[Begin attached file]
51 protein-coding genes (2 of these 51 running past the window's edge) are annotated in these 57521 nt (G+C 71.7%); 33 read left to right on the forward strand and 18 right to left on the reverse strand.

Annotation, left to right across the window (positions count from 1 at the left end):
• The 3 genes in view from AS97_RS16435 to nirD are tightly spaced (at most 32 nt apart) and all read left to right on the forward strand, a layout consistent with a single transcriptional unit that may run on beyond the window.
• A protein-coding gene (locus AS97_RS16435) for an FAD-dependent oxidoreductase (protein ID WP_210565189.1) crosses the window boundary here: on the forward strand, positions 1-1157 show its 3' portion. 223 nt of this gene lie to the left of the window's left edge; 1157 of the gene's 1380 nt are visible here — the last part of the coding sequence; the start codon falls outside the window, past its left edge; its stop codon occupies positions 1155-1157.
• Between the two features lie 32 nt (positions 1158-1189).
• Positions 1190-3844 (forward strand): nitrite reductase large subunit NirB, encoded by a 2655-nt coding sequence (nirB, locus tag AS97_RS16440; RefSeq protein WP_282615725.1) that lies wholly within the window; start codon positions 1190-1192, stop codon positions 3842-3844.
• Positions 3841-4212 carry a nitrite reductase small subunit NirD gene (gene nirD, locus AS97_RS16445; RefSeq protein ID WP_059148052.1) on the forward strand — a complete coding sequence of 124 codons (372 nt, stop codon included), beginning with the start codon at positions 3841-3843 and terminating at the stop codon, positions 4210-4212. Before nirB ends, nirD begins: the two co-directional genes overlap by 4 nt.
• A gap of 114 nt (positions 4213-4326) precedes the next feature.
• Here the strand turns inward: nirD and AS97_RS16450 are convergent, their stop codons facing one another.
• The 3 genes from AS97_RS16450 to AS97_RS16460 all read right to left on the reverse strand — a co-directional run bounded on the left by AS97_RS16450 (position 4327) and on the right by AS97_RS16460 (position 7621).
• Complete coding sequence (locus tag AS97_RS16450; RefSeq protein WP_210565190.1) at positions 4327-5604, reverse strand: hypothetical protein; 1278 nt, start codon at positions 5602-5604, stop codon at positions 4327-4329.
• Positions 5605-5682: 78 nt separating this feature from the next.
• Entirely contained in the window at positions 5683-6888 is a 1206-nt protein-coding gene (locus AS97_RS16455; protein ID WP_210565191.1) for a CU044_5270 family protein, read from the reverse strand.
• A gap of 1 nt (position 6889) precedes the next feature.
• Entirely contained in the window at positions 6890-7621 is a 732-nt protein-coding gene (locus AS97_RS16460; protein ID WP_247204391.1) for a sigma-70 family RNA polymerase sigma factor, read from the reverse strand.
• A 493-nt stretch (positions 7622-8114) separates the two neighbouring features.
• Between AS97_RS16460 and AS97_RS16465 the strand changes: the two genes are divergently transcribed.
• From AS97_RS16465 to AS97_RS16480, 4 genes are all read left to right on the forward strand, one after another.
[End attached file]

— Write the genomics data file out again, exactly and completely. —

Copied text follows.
51 protein-coding genes (2 of these 51 running past the window's edge) are annotated in these 57521 nt (G+C 71.7%); 33 read left to right on the forward strand and 18 right to left on the reverse strand.

Annotation, left to right across the window (positions count from 1 at the left end):
• The 3 genes in view from AS97_RS16435 to nirD are tightly spaced (at most 32 nt apart) and all read left to right on the forward strand, a layout consistent with a single transcriptional unit that may run on beyond the window.
• A protein-coding gene (locus AS97_RS16435) for an FAD-dependent oxidoreductase (protein ID WP_210565189.1) crosses the window boundary here: on the forward strand, positions 1-1157 show its 3' portion. 223 nt of this gene lie to the left of the window's left edge; 1157 of the gene's 1380 nt are visible here — the last part of the coding sequence; the start codon falls outside the window, past its left edge; its stop codon occupies positions 1155-1157.
• Between the two features lie 32 nt (positions 1158-1189).
• Positions 1190-3844 (forward strand): nitrite reductase large subunit NirB, encoded by a 2655-nt coding sequence (nirB, locus tag AS97_RS16440; RefSeq protein WP_282615725.1) that lies wholly within the window; start codon positions 1190-1192, stop codon positions 3842-3844.
• Positions 3841-4212 carry a nitrite reductase small subunit NirD gene (gene nirD, locus AS97_RS16445; RefSeq protein ID WP_059148052.1) on the forward strand — a complete coding sequence of 124 codons (372 nt, stop codon included), beginning with the start codon at positions 3841-3843 and terminating at the stop codon, positions 4210-4212. Before nirB ends, nirD begins: the two co-directional genes overlap by 4 nt.
• A gap of 114 nt (positions 4213-4326) precedes the next feature.
• Here the strand turns inward: nirD and AS97_RS16450 are convergent, their stop codons facing one another.
• The 3 genes from AS97_RS16450 to AS97_RS16460 all read right to left on the reverse strand — a co-directional run bounded on the left by AS97_RS16450 (position 4327) and on the right by AS97_RS16460 (position 7621).
• Complete coding sequence (locus tag AS97_RS16450; RefSeq protein WP_210565190.1) at positions 4327-5604, reverse strand: hypothetical protein; 1278 nt, start codon at positions 5602-5604, stop codon at positions 4327-4329.
• Positions 5605-5682: 78 nt separating this feature from the next.
• Entirely contained in the window at positions 5683-6888 is a 1206-nt protein-coding gene (locus AS97_RS16455; protein ID WP_210565191.1) for a CU044_5270 family protein, read from the reverse strand.
• A gap of 1 nt (position 6889) precedes the next feature.
• Entirely contained in the window at positions 6890-7621 is a 732-nt protein-coding gene (locus AS97_RS16460; protein ID WP_247204391.1) for a sigma-70 family RNA polymerase sigma factor, read from the reverse strand.
• A 493-nt stretch (positions 7622-8114) separates the two neighbouring features.
• Between AS97_RS16460 and AS97_RS16465 the strand changes: the two genes are divergently transcribed.
• From AS97_RS16465 to AS97_RS16480, 4 genes are all read left to right on the forward strand, one after another.